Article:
Chicago set to expand TOD boundaries

The City of Chicago wants to expand the area that would be eligible for transit-oriented development guidelines:

According to the Tribune, the mayor is expected to introduce a reform that would allow developers to build new TODs within 1,320 feet of a transit station—which would more than double the surface area that developers could build within. In addition, the new rules would also allow developers to build TODs within 2,640 feet of designated pedestrian streets.

Here is a bit more on the background:

Generally, the city requires that developers include one vehicle parking space per residential unit, however the TOD ordinance allows developers to cut down their parking requirements by at least half if the project is located 600 feet from a transit station…The mayor believes that the big investment in renovating the CTA stations along the Brown, Red and Blue lines will serve as a catalyst to seeing more transit-oriented developments, and wants to expand the constraints that developers currently have to build within. “This ordinance will capitalize these investments by accelerating development near transit stations,” the mayor recently declared.

This may not sound like much – the TOD boundaries increase from 600 to 1,320 feet from the transit station – but it could have quite an impact in certain neighborhoods:

Screen Shot 2015-07-28 at 11.57.02 AM.png
[Pretty much everything would be on-limits in the West Loop, River West and River
North neighborhoods if the changes are made.]

The average citizen may not pay much attention to such things but zoning and land regulations have a lot of influence on urban patterns. This change could provide more incentive for denser developments around transportation nodes.

It would be interesting to hear Emanuel’s justification for this: is this about capitalizing on developers who really want to build in these places? Is it about going green? Is it about cutting down on traffic?

What you can make from giving up your lawn in the West

There are some growing incentives in California and other Western states to replace your lawn with something else:

Even before Brown’s order, some of California’s 411 water districts offered rebates — now as much as $3.75 per square foot — to persuade homeowners to give up on grass.

The Southern Nevada Water Authority pays $1.50 per square foot of lawn replaced with desert landscaping, up to 5,000 square feet. After that, it’s $1 per square foot. Arizona and Utah also have lawn rebate programs…

In addition to paying rebates, the Southern Nevada Water Authority sponsors landscaping contests and offers homeowners free, downloadable designs, divvied into categories, such as “pool-friendly” and “child-friendly.”…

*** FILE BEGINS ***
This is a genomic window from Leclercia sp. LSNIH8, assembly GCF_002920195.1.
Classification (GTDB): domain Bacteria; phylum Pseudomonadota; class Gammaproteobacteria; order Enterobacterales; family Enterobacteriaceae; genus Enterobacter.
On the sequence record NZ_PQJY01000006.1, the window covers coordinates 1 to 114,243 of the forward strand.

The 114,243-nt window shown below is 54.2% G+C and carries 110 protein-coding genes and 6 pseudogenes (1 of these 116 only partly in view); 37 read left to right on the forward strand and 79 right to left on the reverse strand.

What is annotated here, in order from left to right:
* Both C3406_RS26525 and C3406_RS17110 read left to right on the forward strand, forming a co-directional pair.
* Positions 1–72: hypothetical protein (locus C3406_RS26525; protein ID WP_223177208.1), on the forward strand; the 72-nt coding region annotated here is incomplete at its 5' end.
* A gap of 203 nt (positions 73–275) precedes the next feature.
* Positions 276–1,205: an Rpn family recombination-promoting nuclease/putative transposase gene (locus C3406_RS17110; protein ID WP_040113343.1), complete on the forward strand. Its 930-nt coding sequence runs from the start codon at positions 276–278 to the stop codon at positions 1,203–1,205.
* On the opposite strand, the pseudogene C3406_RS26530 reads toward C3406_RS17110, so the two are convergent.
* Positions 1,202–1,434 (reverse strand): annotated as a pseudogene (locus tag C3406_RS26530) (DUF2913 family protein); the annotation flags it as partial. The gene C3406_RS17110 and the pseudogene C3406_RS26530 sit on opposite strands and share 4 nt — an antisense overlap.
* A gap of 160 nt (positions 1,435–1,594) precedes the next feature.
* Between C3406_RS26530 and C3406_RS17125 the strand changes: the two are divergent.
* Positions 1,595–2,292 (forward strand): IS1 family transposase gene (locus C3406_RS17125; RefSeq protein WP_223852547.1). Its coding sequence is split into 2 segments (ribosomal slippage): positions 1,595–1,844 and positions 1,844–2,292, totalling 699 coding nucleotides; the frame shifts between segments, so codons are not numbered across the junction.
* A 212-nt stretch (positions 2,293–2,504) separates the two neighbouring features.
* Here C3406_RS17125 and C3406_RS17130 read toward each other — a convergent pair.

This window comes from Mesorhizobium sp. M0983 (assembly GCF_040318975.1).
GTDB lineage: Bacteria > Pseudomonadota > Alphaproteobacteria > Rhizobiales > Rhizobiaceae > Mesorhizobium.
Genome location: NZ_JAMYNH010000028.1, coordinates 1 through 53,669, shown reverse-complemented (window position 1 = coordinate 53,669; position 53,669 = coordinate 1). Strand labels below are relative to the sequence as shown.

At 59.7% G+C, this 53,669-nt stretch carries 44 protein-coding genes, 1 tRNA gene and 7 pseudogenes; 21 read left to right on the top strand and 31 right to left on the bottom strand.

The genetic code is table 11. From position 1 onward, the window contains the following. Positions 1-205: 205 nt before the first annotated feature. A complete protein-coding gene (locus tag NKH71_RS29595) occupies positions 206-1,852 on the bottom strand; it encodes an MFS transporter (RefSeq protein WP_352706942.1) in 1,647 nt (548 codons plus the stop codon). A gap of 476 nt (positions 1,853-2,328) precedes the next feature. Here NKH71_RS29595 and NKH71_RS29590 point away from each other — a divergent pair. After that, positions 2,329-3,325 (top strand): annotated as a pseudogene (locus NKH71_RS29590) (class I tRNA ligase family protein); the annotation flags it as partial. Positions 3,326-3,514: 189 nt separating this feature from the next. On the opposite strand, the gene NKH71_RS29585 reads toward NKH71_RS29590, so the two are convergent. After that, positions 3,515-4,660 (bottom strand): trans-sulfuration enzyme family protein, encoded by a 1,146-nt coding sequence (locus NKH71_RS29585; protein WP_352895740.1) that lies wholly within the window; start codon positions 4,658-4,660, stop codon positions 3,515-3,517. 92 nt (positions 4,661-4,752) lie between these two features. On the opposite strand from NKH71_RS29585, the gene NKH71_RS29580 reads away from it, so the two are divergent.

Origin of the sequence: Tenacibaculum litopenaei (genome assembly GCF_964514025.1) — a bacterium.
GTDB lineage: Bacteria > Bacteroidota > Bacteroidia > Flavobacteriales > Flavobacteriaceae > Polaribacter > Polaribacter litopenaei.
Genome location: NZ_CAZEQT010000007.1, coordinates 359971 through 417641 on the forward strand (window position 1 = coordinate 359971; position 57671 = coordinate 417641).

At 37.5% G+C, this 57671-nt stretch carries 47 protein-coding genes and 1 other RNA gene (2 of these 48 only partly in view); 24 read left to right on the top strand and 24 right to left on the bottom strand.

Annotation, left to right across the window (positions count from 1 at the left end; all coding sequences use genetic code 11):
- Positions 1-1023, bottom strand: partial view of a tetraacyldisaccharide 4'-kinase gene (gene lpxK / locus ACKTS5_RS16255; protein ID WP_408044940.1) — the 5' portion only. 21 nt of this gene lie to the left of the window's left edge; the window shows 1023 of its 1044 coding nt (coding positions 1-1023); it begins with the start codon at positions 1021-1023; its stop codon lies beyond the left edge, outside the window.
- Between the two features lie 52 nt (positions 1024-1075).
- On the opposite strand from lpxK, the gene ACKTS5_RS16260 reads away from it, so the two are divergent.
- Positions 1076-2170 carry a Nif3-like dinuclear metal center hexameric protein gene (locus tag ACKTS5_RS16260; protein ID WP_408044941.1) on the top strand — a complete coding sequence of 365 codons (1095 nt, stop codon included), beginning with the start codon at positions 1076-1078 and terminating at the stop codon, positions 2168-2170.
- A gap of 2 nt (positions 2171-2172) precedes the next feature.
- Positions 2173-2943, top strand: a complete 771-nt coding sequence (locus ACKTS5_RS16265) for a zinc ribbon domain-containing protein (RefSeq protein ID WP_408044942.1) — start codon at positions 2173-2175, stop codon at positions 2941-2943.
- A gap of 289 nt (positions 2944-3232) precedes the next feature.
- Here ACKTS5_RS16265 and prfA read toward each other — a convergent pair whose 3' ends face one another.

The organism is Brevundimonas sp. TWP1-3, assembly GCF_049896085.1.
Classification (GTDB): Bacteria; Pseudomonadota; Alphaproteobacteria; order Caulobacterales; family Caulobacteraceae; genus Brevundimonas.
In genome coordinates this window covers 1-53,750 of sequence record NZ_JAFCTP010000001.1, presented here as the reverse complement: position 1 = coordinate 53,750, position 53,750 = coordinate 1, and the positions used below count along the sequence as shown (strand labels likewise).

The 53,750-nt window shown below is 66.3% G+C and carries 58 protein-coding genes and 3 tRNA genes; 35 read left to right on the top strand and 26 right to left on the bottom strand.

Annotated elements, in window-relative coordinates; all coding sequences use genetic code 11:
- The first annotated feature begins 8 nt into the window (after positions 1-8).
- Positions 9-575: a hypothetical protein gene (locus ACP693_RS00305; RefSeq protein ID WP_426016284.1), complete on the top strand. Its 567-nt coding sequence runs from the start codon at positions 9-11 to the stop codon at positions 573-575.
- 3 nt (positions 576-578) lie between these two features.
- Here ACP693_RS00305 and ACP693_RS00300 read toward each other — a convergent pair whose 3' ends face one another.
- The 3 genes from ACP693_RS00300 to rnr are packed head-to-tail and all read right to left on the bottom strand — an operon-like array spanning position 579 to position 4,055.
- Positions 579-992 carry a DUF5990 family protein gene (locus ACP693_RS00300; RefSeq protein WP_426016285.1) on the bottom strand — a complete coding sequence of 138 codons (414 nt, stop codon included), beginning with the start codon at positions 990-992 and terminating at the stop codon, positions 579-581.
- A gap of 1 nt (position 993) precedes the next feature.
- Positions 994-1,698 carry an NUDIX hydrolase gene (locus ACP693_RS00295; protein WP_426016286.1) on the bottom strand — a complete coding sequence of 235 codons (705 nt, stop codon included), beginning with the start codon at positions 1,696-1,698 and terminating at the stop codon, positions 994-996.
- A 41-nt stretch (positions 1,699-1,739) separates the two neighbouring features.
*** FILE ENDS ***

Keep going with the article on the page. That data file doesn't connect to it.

Las Vegas officials say they have removed nearly 4,000 acres of grass, with plans to rip up 3,000 more. In Los Angeles, officials want to take out 25 million square feet of grass by year’s end.

But there’s push-back from the $25-billion-a-year grass industry, which says lawns are good for the environment, producing oxygen, preventing soil erosion and dissipating heat.

Lawns are part of the American Dream and go along with owning a home and having private space. That grass industry is big and many Americans seem to like the status of having a well-kept lawn. Yet, when this dream comes up against ecological realities – as the article goes on to note, LA gets 15 inches of rain on average a year versus 50 inches in New York City – the lawn may just have to go. This isn’t something new; see this earlier post about painting the lawn.

I like the idea of landscaping contests because that would allow homeowners to still fight for status but in more sustainable ways. Perhaps some businesses would even want to sponsor these or offer discounts to those competing. At the same time, I do wonder how neighbors might view some of these new yards, particularly if they are front yard vegetable gardens (one illustration in the article).

Chicago Tribune editorial against “survey mania”

The Chicago Tribune takes a strong stance against “survey mania.”

Question 1: Do you find that being pelted by survey requests from your bank, cable company, doctor, insurance agent, landlord, airline, phone company — and so on — is annoying and intrusive?

Question 2: Do you ignore all online and phone requests for survey responses because, well, your brief encounter with a bank teller doesn’t really warrant a 15-minute exegesis on the endearing time you spent together?